My experience with elections in college

Columnist

I am not much of a “joiner.” During high school, I left all the clubs, teams and organizations to their own devices while I focused on more open-ended goals like “girls” and “beer.”

I resolved to be more social after coming to college. The organizations concerned with the deep issues like world peace and sexual equality seemed to attract high-speed, motivated people. To be honest, those people usually tire me out pretty quickly. So, I tried to find a group that was a little more low-key.

I ended up joining an organization dedicated to getting Ross Perot elected president of the United States.

Our first act was to attend meetings of the campus Republican and Democrat groups. We were big on this. It was like espionage. We’d sit in on their strategy sessions, and use that knowledge to crush them and catapult Perot to victory.

Both the Democrats and the Republicans were organized and motivated. The Democrats were arranging an appearance by their candidate, Bill Clinton. I wasn’t entirely sure our candidate knew we existed.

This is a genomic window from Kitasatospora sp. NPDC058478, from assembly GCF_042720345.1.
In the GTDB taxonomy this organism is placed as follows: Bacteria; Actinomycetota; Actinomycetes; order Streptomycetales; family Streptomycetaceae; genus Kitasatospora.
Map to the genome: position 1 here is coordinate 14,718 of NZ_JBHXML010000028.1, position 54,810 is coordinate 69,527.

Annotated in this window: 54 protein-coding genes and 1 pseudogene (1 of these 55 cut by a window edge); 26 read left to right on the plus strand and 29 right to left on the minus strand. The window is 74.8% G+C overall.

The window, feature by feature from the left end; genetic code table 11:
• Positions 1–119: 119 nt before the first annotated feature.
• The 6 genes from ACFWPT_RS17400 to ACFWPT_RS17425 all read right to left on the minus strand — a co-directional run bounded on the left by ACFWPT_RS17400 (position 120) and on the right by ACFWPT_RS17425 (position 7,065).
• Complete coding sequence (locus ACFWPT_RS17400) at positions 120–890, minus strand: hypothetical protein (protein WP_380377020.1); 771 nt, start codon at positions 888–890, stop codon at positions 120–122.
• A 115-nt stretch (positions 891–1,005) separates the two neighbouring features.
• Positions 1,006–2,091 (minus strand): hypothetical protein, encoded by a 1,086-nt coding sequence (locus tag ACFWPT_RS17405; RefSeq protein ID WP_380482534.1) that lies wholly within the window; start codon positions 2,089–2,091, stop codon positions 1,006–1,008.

The Republicans were being driven by a young woman who was going to single-handedly deliver our state to George Bush. Like a general, she had a map of the campus divided into color-coded sections, and was assigning operatives various tasks in the “blue zone” or the “red zone.” There were zones on the map I’d never been to.

We had clearly bitten off a lot more than we could chew. It would take some hard work, but we were sure we could overcome.

We went back to our headquarters – a couple of benches outside the library – and planned our next move.

“Steve, you head into the blue zone and secure us a case of beer. Rachel? Go back to the green zone and see if there are any other girls who’d like to party. Tom, can you arrange an appearance by your roommate? Tell him to bring his guitar.”

We never did get back around to getting Perot elected. Ross, if you’re reading this, I’m sorry you lost.